In early 1291 Andrew III visited the Eastern part of his kingdom, where the assemblies of the local nobility held in Oradea (Nagyvárad) and Alba Iulia (Gyulafehérvár) accepted his rule. Afterwards he led his armies against Austria and defeated the Austrian troops. Duke Albert I of Austria, in the peace concluded on 26 August 1291 in Hainburg, renounced his claim to Hungary. In compensation Andrew III promised to demolish several smaller fortresses, held by the Kőszegi clan, on the border of the two countries; thereupon Miklós Kőszegi rebelled against Andrew, in alliance with the Babonić (Babonics) and Frankopan (Frangepán) families, followers of the queen of Naples. The king tried to pacify the rebellion, but he was captured by Miklós Kőszegi and had to pay ransom to regain his freedom.
In 1293 Andrew III invited his mother to Hungary. She successfully negotiated with several rebellious barons (Henrik Kőszegi, Stefan Dragutin), who accepted her son's rule. During 1294 and 1295 Andrew III and his mother lead several campaigns against the followers of Charles Martel of Anjou.
After the death of his first wife, on 6 February 1296 Andrew III married Agnes of Austria, the daughter of Duke Albert I of Austria. Afterwards, with his father-in-law's support, he managed to defeat the revolt of Miklós Kőszegi and Matthew III Csák, and occupy the castles of Kőszeg and Pozsony. In 1298 Andrew supported with troops his father-in-law's revolt against King Adolf of Germany.
However, Andrew III never managed to strengthen his position in Hungary, because major parts of the kingdom were held by powerful barons like Miklós Kőszegi, Matthew Csák, and László Kán. Moreover, the new Archbishop of Esztergom, Gergely Bicskei, appointed by Pope Benedict VIII in 1298, supported the claims of the Neapolitan pretenders. Although the assembly of the 'prelates, nobles, Saxons and Cumans', held in August, 1298 at Pest, re-confirmed Andrew's reign, the Archbishop soon began to organise the party of the Neapolitan prince, Charles Robert among the prelates. When in the next year the Archbishop openly refused to appear at the assembly held by the 'prelates and nobles', Andrew occupied the estates of the Archbishopric.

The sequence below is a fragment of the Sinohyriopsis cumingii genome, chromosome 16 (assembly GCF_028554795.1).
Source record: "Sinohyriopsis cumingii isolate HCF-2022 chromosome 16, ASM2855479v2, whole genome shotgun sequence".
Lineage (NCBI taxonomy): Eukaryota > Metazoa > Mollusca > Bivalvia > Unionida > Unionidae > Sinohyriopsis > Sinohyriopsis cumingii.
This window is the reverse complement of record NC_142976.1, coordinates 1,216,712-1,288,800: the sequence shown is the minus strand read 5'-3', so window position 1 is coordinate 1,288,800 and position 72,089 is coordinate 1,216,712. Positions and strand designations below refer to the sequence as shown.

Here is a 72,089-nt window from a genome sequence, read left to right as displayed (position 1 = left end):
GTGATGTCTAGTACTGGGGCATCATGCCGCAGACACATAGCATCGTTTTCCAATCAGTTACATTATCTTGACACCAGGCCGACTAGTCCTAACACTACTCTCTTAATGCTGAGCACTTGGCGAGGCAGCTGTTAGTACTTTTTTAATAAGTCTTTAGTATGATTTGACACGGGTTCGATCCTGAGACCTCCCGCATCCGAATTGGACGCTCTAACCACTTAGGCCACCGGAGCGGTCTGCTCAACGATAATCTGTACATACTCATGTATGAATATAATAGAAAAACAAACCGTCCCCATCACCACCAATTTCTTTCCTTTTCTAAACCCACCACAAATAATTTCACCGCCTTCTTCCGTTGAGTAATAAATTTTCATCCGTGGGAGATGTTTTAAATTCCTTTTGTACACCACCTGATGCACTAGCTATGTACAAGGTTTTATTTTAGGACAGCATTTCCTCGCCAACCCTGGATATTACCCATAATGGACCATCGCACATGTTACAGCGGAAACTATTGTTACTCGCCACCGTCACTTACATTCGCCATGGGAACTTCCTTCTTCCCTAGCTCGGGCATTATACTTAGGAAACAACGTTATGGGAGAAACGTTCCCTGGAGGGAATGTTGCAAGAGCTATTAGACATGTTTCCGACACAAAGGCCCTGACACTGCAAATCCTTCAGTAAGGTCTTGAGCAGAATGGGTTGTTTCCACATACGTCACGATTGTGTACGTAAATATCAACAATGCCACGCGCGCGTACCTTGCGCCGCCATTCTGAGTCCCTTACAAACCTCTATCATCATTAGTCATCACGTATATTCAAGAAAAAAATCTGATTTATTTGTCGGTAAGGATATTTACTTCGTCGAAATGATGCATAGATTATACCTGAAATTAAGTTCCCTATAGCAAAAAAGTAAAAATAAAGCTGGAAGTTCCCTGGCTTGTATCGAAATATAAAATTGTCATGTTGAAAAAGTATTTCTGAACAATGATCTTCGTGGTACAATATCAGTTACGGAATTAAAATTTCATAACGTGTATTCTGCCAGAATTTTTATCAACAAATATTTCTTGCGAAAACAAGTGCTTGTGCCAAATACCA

In August 1300, Charles Robert landed in Split and managed to take Zagreb with the support of his Croatian followers. Andrew was prevented from counter-attacking by the sudden death of his mother and later by his own mortal disease. He was buried in the Greyfriars Church in Buda.
The death of Andrew III on 14 January 1301, at Buda, ended the male line of the Árpáds on the throne. One of his contemporaries called him "the last golden twig of the Árpáds".
Marriages and children
|Ancestors of Andrew III of Hungary|
After a short interregnum the Angevin dynasty seized power and Charles Robert (grandson of Maria of Hungary, sister of Ladislaus IV of Hungary, and son and heir to Charles Martel) became the recognized king.
King of Hungary, Dalmatia, Rama, Croatia, Galicia, Lodomeria, Bulgaria and Cumania
Andrew III of HungaryBorn: c. 1265 Died: 14 January 1301
|King of Hungary
|King of Croatia
- Andrew III. (2009). In Encyclopædia Britannica. Retrieved 24 April 2009, from Encyclopædia Britannica Online: http://www.britannica.com/EBchecked/topic/23977/Andrew-III
- "Andrew III". Probertencyclopaedia.com. Retrieved 2014-01-14.